A Bigger Box
Basketball coaching legend John Wooden once said, "You must be interested in find the best way, not in having your own way."
In our self-serving, narcissistic, look-out-for-number-one culture, Wooden's advice sounds like quaint musings of an out-of-touch codger. The truth is, he was right (and his coaching record suggests he was onto something).
For too many people, motivation is about finding a way get their way. They are highly motivated when it serves their purposes. They are much more resistant if they don't get immediate self-gratification.
Wooden was right, though. The greatest form of motivation comes when we find some cause greater than self and outside of self. If the locus of your motivational power is something external, you always have an objective, unchanging and measurable standard to guide you. Internal measuring sticks tend to waver according to mood, health, and other intangible factors.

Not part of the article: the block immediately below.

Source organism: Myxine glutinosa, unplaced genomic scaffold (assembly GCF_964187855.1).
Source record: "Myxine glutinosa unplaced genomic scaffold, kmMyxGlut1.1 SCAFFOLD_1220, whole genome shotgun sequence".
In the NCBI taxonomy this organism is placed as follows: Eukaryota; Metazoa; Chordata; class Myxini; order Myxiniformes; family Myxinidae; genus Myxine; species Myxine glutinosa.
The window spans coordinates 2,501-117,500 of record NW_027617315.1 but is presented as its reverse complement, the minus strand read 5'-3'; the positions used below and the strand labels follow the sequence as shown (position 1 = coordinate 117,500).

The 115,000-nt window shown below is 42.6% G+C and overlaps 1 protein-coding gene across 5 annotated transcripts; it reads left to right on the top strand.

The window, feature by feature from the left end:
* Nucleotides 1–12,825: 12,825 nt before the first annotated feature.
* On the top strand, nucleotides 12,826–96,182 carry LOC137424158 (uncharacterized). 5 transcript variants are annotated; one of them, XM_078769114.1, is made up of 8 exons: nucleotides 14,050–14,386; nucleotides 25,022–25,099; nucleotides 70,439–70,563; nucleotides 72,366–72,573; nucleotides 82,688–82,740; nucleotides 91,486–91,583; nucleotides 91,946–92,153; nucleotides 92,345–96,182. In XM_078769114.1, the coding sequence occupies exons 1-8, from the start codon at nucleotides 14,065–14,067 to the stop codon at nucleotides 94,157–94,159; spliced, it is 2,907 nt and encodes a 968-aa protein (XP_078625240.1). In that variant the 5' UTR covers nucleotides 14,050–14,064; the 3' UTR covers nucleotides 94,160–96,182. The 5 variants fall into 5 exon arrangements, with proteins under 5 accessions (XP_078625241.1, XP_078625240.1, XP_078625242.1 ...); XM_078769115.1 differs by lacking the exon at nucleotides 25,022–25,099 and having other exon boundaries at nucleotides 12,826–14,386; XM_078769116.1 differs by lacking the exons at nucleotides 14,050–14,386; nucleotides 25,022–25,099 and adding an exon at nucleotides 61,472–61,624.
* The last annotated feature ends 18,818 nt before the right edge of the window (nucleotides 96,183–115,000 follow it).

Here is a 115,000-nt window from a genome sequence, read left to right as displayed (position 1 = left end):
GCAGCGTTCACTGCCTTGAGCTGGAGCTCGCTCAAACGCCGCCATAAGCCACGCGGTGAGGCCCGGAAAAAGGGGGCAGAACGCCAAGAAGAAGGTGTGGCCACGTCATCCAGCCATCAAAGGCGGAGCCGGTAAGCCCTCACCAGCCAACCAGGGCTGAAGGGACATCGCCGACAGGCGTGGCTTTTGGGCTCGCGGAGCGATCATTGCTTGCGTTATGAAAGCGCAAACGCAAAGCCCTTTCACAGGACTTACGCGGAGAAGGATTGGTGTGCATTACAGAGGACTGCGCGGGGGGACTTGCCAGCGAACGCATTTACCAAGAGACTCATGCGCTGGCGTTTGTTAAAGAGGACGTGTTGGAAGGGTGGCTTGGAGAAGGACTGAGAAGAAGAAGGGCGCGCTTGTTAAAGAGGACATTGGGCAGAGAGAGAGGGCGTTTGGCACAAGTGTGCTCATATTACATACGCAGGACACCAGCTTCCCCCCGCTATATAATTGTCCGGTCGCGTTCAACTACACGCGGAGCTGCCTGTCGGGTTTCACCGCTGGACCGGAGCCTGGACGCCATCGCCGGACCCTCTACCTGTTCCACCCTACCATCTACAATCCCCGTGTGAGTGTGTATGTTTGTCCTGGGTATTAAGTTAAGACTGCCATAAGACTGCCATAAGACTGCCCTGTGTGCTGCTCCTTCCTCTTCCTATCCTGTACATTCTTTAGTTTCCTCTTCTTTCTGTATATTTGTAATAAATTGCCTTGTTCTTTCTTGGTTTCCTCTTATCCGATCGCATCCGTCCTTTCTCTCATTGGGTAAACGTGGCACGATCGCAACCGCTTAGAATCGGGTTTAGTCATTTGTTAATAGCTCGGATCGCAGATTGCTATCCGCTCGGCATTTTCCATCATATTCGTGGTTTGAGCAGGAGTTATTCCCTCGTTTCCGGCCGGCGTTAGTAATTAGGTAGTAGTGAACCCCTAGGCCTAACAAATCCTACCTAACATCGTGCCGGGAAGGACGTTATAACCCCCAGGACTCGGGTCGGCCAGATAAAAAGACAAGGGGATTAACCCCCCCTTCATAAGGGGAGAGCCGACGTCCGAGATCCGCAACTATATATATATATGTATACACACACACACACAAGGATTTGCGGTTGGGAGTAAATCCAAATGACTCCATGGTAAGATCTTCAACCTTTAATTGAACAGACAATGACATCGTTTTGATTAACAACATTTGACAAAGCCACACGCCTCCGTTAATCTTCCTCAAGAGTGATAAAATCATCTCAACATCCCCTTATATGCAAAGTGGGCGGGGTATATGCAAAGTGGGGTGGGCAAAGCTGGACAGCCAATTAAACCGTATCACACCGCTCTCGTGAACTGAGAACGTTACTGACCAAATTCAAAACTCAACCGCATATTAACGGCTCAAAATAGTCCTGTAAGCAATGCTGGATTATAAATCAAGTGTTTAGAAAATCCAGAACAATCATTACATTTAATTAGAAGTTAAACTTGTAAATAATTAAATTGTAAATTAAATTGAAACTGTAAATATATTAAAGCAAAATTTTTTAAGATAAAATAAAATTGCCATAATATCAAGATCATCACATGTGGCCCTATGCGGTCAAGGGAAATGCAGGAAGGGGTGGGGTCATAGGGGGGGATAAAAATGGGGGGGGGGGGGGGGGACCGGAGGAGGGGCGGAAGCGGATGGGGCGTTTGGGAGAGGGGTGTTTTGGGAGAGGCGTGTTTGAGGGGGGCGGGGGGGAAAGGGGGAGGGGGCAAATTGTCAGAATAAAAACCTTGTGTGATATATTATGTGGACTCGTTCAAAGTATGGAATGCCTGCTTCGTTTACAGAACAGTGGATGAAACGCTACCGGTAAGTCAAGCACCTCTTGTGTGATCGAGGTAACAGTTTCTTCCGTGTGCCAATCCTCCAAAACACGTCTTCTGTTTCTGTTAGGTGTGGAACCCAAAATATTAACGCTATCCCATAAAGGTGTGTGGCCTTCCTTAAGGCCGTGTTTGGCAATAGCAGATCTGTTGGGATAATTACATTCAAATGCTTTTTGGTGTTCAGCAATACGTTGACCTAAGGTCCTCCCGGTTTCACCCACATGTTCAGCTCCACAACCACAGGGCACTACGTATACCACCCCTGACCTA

For Christians, our external motivators include the glory of God, the will of God, and the purposes of God. But the only way these can effectively prompt us is when self — the great hindrance — is put aside. It's no wonder that Jesus said, "If anyone wishes to come after Me, he must deny himself, and take up his cross daily and follow Me. For whoever wishes to save his life will lose it, but whoever loses his life for My sake, he is the one who will save it" (Luke 9.23-24). His point was simple — the biggest hindrance in serving God is SELF. Get rid of self (ego, self-interest, self-gratification, look-out-for-number-one), and you "save your life".
People who are wrapped up in themselves make for very small packages. May I suggest that you start looking for a bigger box?